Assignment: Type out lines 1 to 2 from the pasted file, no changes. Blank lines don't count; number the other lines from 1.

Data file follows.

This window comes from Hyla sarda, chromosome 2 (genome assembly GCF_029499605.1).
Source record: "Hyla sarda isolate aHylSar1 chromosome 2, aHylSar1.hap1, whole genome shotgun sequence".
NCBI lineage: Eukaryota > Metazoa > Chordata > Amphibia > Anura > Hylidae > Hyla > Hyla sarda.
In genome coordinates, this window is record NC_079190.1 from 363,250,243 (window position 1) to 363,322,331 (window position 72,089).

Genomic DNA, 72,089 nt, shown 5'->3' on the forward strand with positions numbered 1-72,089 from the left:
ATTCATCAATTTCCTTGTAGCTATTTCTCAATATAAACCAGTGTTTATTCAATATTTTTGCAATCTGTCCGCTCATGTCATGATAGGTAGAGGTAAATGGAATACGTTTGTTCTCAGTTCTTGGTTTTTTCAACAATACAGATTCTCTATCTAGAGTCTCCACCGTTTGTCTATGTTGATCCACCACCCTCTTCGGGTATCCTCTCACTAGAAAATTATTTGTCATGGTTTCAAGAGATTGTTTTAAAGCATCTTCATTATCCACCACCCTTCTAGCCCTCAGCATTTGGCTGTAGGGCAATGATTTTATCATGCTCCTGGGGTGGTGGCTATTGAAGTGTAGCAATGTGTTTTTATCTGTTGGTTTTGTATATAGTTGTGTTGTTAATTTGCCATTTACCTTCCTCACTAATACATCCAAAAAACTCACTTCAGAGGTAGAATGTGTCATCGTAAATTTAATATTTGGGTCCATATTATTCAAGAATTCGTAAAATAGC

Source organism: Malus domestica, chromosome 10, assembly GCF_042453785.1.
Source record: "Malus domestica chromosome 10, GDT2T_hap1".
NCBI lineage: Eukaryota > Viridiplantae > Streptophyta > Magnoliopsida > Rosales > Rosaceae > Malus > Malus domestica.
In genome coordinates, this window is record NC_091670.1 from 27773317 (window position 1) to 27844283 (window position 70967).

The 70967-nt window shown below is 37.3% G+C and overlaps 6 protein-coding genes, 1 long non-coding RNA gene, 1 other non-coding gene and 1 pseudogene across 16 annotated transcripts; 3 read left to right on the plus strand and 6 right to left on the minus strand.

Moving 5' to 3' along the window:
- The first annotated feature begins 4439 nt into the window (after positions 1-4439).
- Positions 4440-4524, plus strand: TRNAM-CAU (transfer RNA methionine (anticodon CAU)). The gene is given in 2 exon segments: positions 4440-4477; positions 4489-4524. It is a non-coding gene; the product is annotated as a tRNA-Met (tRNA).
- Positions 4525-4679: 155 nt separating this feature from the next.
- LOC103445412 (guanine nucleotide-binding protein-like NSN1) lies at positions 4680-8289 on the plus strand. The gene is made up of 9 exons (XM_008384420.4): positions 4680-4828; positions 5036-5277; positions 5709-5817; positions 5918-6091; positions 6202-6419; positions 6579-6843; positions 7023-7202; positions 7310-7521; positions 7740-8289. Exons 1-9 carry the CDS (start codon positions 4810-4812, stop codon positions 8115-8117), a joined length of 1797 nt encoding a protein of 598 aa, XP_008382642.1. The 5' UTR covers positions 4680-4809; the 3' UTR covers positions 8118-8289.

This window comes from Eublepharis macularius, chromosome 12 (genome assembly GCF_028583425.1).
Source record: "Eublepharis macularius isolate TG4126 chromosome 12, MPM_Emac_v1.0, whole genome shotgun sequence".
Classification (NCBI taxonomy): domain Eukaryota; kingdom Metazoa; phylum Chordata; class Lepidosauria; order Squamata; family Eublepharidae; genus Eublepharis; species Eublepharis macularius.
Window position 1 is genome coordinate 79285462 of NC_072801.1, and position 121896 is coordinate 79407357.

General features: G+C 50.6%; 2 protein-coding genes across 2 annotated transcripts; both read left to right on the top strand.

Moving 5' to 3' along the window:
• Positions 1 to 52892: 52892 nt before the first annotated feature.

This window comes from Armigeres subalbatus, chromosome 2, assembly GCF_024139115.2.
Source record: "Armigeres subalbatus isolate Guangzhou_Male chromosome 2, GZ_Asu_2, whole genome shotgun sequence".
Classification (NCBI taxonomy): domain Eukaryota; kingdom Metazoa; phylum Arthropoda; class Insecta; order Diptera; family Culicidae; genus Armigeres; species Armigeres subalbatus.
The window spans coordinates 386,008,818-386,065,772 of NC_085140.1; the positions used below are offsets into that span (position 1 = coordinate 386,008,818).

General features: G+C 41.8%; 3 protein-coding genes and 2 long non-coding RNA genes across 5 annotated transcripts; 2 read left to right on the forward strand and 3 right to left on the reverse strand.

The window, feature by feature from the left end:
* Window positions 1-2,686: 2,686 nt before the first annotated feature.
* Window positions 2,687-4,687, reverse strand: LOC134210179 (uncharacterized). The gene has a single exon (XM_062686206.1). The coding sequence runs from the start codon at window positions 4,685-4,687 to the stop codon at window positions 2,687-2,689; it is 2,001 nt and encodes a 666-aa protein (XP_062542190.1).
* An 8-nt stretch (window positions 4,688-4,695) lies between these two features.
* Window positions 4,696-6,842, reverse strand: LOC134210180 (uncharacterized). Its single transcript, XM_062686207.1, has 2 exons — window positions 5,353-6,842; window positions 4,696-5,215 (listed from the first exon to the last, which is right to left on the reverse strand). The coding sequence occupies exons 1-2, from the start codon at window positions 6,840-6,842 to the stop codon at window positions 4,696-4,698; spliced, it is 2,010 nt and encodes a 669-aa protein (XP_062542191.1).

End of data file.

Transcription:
This window comes from Hyla sarda, chromosome 2 (genome assembly GCF_029499605.1).
Source record: "Hyla sarda isolate aHylSar1 chromosome 2, aHylSar1.hap1, whole genome shotgun sequence".